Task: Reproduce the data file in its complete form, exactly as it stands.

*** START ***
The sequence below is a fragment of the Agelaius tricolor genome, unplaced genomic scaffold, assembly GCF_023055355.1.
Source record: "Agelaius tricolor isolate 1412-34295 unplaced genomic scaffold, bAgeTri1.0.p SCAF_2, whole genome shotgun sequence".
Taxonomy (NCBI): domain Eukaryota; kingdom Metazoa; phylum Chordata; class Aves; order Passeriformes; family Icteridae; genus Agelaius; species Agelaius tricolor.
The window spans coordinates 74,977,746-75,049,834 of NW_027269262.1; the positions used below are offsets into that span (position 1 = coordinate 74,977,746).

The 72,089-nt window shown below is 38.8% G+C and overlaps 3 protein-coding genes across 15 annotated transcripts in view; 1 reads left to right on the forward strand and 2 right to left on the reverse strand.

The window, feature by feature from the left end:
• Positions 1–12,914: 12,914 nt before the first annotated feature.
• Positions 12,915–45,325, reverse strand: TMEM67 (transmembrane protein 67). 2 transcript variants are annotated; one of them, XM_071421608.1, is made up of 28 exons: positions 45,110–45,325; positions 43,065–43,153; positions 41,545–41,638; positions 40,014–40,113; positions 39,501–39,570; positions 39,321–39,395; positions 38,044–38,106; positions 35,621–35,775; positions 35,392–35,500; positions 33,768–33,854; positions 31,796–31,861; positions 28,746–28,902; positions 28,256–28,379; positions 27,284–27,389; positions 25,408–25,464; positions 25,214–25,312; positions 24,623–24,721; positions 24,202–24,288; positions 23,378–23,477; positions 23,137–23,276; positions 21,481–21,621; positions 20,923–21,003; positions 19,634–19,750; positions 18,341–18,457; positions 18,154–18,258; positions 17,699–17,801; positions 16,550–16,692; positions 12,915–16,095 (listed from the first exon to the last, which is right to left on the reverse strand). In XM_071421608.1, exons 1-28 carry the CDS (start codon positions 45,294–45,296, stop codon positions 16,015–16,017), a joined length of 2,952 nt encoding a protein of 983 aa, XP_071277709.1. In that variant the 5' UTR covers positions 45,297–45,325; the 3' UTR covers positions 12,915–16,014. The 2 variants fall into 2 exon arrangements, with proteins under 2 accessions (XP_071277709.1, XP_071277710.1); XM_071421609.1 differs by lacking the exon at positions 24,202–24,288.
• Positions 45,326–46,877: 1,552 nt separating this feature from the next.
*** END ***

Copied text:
The sequence below is a fragment of the Agelaius tricolor genome, unplaced genomic scaffold, assembly GCF_023055355.1.
Source record: "Agelaius tricolor isolate 1412-34295 unplaced genomic scaffold, bAgeTri1.0.p SCAF_2, whole genome shotgun sequence".
Taxonomy (NCBI): domain Eukaryota; kingdom Metazoa; phylum Chordata; class Aves; order Passeriformes; family Icteridae; genus Agelaius; species Agelaius tricolor.
The window spans coordinates 74,977,746-75,049,834 of NW_027269262.1; the positions used below are offsets into that span (position 1 = coordinate 74,977,746).

The 72,089-nt window shown below is 38.8% G+C and overlaps 3 protein-coding genes across 15 annotated transcripts in view; 1 reads left to right on the forward strand and 2 right to left on the reverse strand.

The window, feature by feature from the left end:
• Positions 1–12,914: 12,914 nt before the first annotated feature.
• Positions 12,915–45,325, reverse strand: TMEM67 (transmembrane protein 67). 2 transcript variants are annotated; one of them, XM_071421608.1, is made up of 28 exons: positions 45,110–45,325; positions 43,065–43,153; positions 41,545–41,638; positions 40,014–40,113; positions 39,501–39,570; positions 39,321–39,395; positions 38,044–38,106; positions 35,621–35,775; positions 35,392–35,500; positions 33,768–33,854; positions 31,796–31,861; positions 28,746–28,902; positions 28,256–28,379; positions 27,284–27,389; positions 25,408–25,464; positions 25,214–25,312; positions 24,623–24,721; positions 24,202–24,288; positions 23,378–23,477; positions 23,137–23,276; positions 21,481–21,621; positions 20,923–21,003; positions 19,634–19,750; positions 18,341–18,457; positions 18,154–18,258; positions 17,699–17,801; positions 16,550–16,692; positions 12,915–16,095 (listed from the first exon to the last, which is right to left on the reverse strand). In XM_071421608.1, exons 1-28 carry the CDS (start codon positions 45,294–45,296, stop codon positions 16,015–16,017), a joined length of 2,952 nt encoding a protein of 983 aa, XP_071277709.1. In that variant the 5' UTR covers positions 45,297–45,325; the 3' UTR covers positions 12,915–16,014. The 2 variants fall into 2 exon arrangements, with proteins under 2 accessions (XP_071277709.1, XP_071277710.1); XM_071421609.1 differs by lacking the exon at positions 24,202–24,288.
• Positions 45,326–46,877: 1,552 nt separating this feature from the next.